Fire chiefs have warned violence against crew members on Bonfire Night will not be tolerated after staff were targeted with missiles last year.
Assistant Chief Officer Lewis Ramsay hit out after firefighters were subjected to abuse while carrying out their duties on November 5 in 2016.
In one case, a crew in Ayrshire was targeted twice within hours on what is the Scottish Fire and Rescue Service’s busiest night of the year.
Mr Ramsay said: “Our firefighters’ main purpose is to save lives. You can rest assured that they will always be there and standing on the front line to help at times of emergency.
“It beggars belief when I hear that they have either been physically assaulted or verbally abused when trying to assist their communities.
“But be left in absolutely no doubt that it is often down to a very small minority of individuals within those communities.
“I would like to take this opportunity to stress once again that this will not be tolerated because our firefighters absolutely do not deserve to be met with such behaviour.”
Recent statistics show a firefighter is attacked in Scotland every three days.
In the last six years there have been 590 incidents where staff have been physically or verbally abused or had objects thrown at their vehicles.
Firefighters responded to 970 incidents on November 5 2016 - including 326 unofficial bonfires.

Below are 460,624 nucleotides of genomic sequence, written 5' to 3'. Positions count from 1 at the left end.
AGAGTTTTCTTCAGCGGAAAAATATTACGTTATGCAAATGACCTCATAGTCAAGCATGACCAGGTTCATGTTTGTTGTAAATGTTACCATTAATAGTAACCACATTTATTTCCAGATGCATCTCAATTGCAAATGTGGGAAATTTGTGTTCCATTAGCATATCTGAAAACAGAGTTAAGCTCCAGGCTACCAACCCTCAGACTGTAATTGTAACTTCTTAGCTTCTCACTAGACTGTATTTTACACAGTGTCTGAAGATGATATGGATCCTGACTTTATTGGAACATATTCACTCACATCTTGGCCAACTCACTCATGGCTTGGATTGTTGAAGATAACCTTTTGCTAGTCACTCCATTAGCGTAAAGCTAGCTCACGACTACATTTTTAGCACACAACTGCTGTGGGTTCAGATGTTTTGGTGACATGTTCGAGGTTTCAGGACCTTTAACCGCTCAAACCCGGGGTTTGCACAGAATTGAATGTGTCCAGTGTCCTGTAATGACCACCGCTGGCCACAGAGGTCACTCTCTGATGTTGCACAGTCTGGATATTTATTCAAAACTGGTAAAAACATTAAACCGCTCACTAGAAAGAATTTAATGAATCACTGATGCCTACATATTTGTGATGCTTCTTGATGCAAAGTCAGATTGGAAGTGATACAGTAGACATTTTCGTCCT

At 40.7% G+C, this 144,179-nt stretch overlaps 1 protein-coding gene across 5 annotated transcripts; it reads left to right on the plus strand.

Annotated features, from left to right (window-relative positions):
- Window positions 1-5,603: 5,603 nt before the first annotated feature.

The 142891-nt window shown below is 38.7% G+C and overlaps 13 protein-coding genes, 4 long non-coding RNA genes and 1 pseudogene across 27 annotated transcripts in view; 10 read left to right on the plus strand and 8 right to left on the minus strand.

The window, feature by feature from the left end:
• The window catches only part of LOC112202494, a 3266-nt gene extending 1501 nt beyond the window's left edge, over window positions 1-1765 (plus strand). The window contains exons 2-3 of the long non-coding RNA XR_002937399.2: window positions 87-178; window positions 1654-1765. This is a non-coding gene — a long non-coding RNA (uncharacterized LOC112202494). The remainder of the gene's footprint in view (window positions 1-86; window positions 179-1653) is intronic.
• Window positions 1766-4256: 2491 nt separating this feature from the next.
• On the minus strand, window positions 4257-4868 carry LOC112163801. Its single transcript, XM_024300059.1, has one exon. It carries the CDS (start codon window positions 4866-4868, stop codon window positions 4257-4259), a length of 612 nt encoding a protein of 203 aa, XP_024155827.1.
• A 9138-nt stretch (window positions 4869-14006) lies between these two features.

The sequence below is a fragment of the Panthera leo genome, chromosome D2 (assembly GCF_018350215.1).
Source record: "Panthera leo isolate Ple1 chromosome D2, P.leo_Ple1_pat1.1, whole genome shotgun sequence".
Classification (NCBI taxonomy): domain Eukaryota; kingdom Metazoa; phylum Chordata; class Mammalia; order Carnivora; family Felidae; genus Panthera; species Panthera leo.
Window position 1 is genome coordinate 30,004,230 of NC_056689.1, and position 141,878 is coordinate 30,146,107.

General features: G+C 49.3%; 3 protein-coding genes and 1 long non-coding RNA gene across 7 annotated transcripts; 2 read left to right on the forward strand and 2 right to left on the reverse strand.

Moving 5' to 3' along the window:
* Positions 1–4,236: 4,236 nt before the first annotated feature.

In one instance, an appliance was hit by a missile thrown from a crowd at an unorganised bonfire in St Margaret’s Road in Ardrossan, North Ayrshire.
Police had to escort the crew to extinguish the fire.
The same team had been attacked at a similar incident two hours earlier in the town’s New England Road.
Mr Ramsay warned that similar criminal action will be taken extremely seriously and vowed to work with police to ensure those responsible are held to account.
He said: “Attacks on emergency responders are completely unacceptable and I am sure the public would be outraged by incidents where their firefighters have been targeted while working to protect people and property.
“This type of behaviour not only prevents our crews from bringing any emergency to a safe and swift conclusion but it can impact on our emergency service colleagues, including the police, when they have to escort us at the scene. This cannot be condoned.”
To report any incidents contact Police Scotland on 101 or via the Crimestoppers helpline on 0800 555 111.